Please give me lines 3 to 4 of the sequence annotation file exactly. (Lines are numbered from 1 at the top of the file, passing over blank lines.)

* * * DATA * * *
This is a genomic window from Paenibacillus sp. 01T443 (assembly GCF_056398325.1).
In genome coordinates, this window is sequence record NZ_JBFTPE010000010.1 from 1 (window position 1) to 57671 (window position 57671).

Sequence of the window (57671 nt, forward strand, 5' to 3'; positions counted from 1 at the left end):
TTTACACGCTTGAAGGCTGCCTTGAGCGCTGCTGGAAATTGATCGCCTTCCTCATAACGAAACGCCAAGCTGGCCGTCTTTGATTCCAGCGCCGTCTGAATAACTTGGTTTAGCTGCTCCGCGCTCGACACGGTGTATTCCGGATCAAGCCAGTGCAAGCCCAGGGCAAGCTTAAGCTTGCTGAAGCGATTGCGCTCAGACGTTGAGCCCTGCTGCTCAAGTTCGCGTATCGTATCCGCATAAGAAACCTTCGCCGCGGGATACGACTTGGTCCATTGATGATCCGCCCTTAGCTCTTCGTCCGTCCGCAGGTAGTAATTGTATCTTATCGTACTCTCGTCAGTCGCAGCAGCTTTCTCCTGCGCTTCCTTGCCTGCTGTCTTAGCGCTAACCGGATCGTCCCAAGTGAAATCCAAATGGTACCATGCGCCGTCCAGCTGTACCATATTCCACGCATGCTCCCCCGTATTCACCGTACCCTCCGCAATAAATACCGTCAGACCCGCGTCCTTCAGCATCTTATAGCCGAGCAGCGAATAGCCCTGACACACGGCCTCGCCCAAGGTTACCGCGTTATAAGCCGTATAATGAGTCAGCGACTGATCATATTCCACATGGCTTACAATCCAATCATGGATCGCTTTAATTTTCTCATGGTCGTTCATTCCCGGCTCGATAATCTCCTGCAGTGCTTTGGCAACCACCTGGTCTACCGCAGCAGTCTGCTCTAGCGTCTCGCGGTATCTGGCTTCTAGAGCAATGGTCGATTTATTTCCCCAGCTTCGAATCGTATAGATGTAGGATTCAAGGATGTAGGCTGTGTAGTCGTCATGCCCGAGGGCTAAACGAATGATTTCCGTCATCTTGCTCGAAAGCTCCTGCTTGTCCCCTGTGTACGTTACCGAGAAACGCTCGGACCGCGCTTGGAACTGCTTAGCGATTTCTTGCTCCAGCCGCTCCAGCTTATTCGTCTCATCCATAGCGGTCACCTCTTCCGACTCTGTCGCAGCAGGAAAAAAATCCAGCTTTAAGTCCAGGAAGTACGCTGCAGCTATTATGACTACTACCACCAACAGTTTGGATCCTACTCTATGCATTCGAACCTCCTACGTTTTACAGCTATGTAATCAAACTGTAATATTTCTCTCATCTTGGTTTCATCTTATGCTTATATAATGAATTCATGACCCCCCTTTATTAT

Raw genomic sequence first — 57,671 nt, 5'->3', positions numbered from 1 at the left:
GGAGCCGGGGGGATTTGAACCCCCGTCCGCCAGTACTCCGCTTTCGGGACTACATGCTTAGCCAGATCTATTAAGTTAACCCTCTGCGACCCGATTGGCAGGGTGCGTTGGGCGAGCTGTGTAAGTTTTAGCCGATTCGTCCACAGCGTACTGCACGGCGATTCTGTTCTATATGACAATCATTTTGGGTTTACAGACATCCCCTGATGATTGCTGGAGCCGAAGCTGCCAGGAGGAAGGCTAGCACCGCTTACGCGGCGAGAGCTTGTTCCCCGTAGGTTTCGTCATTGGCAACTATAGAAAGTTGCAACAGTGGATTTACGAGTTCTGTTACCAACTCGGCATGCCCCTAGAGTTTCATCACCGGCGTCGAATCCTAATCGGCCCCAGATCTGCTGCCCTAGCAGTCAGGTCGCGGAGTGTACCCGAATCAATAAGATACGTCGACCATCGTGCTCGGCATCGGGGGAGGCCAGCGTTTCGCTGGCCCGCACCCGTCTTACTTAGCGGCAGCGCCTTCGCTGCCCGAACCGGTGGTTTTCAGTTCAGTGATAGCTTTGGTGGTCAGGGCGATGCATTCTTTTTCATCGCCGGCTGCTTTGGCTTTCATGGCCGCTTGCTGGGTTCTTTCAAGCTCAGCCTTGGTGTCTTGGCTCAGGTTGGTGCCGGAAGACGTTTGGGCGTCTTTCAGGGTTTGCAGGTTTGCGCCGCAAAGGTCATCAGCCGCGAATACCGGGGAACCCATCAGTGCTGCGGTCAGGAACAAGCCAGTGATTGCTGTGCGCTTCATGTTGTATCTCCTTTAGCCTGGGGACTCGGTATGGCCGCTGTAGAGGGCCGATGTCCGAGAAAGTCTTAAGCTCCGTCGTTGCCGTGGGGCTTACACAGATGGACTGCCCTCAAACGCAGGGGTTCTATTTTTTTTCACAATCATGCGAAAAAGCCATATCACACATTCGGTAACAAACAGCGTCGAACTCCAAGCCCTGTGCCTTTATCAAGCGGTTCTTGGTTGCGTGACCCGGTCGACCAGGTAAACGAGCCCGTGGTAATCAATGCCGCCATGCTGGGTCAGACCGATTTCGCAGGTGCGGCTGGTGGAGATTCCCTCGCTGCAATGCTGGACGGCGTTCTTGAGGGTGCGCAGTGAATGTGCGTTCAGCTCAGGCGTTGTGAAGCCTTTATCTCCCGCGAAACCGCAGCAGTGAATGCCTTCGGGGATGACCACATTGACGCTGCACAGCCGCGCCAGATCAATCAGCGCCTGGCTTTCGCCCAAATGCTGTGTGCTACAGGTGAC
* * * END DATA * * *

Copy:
Sequence of the window (57671 nt, forward strand, 5' to 3'; positions counted from 1 at the left end):
TTTACACGCTTGAAGGCTGCCTTGAGCGCTGCTGGAAATTGATCGCCTTCCTCATAACGAAACGCCAAGCTGGCCGTCTTTGATTCCAGCGCCGTCTGAATAACTTGGTTTAGCTGCTCCGCGCTCGACACGGTGTATTCCGGATCAAGCCAGTGCAAGCCCAGGGCAAGCTTAAGCTTGCTGAAGCGATTGCGCTCAGACGTTGAGCCCTGCTGCTCAAGTTCGCGTATCGTATCCGCATAAGAAACCTTCGCCGCGGGATACGACTTGGTCCATTGATGATCCGCCCTTAGCTCTTCGTCCGTCCGCAGGTAGTAATTGTATCTTATCGTACTCTCGTCAGTCGCAGCAGCTTTCTCCTGCGCTTCCTTGCCTGCTGTCTTAGCGCTAACCGGATCGTCCCAAGTGAAATCCAAATGGTACCATGCGCCGTCCAGCTGTACCATATTCCACGCATGCTCCCCCGTATTCACCGTACCCTCCGCAATAAATACCGTCAGACCCGCGTCCTTCAGCATCTTATAGCCGAGCAGCGAATAGCCCTGACACACGGCCTCGCCCAAGGTTACCGCGTTATAAGCCGTATAATGAGTCAGCGACTGATCATATTCCACATGGCTTACAATCCAATCATGGATCGCTTTAATTTTCTCATGGTCGTTCATTCCCGGCTCGATAATCTCCTGCAGTGCTTTGGCAACCACCTGGTCTACCGCAGCAGTCTGCTCTAGCGTCTCGCGGTATCTGGCTTCTAGAGCAATGGTCGATTTATTTCCCCAGCTTCGAATCGTATAGATGTAGGATTCAAGGATGTAGGCTGTGTAGTCGTCATGCCCGAGGGCTAAACGAATGATTTCCGTCATCTTGCTCGAAAGCTCCTGCTTGTCCCCTGTGTACGTTACCGAGAAACGCTCGGACCGCGCTTGGAACTGCTTAGCGATTTCTTGCTCCAGCCGCTCCAGCTTATTCGTCTCATCCATAGCGGTCACCTCTTCCGACTCTGTCGCAGCAGGAAAAAAATCCAGCTTTAAGTCCAGGAAGTACGCTGCAGCTATTATGACTACTACCACCAACAGTTTGGATCCTACTCTATGCATTCGAACCTCCTACGTTTTACAGCTATGTAATCAAACTGTAATATTTCTCTCATCTTGGTTTCATCTTATGCTTATATAATGAATTCATGACCCCCCTTTATTAT